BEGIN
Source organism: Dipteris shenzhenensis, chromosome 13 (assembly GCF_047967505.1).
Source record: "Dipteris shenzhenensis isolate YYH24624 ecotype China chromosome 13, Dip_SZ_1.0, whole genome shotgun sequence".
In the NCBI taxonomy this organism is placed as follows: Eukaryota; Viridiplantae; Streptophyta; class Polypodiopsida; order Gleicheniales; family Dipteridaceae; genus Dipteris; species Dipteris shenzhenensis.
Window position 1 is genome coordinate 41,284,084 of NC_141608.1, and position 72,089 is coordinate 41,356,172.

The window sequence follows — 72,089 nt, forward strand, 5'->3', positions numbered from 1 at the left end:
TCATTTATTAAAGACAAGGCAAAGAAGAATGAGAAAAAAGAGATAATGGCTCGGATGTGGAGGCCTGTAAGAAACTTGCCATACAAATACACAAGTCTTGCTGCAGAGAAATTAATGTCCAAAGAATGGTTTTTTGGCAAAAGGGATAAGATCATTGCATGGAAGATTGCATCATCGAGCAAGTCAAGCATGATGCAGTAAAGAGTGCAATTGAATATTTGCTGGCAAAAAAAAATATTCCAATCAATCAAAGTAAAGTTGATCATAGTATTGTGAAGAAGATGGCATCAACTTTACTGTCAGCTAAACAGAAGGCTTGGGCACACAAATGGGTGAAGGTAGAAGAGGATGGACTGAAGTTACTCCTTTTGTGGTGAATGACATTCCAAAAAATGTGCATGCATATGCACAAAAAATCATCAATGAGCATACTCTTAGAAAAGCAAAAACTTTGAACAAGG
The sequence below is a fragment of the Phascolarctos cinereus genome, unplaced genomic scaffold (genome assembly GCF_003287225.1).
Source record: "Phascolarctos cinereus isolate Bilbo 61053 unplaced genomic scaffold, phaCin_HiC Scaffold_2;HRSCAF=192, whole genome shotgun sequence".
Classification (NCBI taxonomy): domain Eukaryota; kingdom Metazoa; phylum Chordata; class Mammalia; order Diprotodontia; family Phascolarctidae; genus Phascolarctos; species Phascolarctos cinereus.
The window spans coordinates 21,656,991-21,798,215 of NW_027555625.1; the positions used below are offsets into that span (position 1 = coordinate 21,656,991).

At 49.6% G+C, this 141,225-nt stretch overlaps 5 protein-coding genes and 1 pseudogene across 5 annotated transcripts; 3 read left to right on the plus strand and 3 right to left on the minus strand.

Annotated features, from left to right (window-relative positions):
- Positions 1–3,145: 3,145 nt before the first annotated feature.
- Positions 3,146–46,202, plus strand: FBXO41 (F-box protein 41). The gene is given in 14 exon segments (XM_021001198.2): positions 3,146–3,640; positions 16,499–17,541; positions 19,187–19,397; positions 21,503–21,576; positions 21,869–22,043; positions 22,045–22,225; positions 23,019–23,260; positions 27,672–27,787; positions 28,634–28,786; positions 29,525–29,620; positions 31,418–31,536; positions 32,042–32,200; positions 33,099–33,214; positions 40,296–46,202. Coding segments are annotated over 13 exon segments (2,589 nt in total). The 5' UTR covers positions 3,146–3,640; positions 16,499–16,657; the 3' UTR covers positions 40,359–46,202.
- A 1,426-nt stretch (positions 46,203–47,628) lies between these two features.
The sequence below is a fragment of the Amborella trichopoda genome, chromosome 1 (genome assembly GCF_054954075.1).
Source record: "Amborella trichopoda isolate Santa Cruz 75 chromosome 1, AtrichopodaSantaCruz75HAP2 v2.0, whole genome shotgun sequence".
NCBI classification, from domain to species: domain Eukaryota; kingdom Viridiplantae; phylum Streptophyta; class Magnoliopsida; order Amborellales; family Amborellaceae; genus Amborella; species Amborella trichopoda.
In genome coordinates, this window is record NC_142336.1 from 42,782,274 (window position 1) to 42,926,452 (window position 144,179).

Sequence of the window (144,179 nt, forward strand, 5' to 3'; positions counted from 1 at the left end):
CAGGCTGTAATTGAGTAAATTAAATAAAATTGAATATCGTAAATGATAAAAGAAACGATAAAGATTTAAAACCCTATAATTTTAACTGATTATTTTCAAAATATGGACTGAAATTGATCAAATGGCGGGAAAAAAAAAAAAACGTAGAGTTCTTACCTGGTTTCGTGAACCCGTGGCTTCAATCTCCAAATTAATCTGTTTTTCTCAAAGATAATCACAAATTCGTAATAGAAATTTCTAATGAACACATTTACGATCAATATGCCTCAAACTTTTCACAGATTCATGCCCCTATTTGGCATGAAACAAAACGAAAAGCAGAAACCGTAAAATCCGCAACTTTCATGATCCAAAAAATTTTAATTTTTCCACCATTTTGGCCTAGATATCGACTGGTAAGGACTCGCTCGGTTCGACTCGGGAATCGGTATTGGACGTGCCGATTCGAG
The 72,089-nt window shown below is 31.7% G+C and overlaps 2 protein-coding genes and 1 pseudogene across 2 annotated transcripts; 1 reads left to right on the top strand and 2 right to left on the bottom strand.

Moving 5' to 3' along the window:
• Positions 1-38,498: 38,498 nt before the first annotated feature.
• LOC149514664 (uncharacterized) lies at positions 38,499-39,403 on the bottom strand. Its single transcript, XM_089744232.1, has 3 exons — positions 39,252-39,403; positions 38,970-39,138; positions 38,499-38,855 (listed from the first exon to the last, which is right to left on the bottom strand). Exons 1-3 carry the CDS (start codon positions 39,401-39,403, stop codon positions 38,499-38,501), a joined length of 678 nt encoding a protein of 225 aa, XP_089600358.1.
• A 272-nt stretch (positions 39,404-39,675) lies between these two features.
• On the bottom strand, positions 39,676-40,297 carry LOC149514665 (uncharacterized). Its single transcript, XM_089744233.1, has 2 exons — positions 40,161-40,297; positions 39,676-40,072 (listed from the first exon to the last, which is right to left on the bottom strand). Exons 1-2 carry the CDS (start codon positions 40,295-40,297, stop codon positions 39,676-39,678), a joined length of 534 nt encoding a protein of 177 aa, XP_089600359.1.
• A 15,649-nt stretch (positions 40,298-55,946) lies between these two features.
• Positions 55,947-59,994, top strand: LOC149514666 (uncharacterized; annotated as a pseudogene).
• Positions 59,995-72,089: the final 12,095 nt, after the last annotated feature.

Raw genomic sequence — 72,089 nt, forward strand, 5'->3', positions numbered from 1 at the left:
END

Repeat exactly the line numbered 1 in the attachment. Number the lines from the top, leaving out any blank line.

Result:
Source organism: Dipteris shenzhenensis, chromosome 13 (assembly GCF_047967505.1).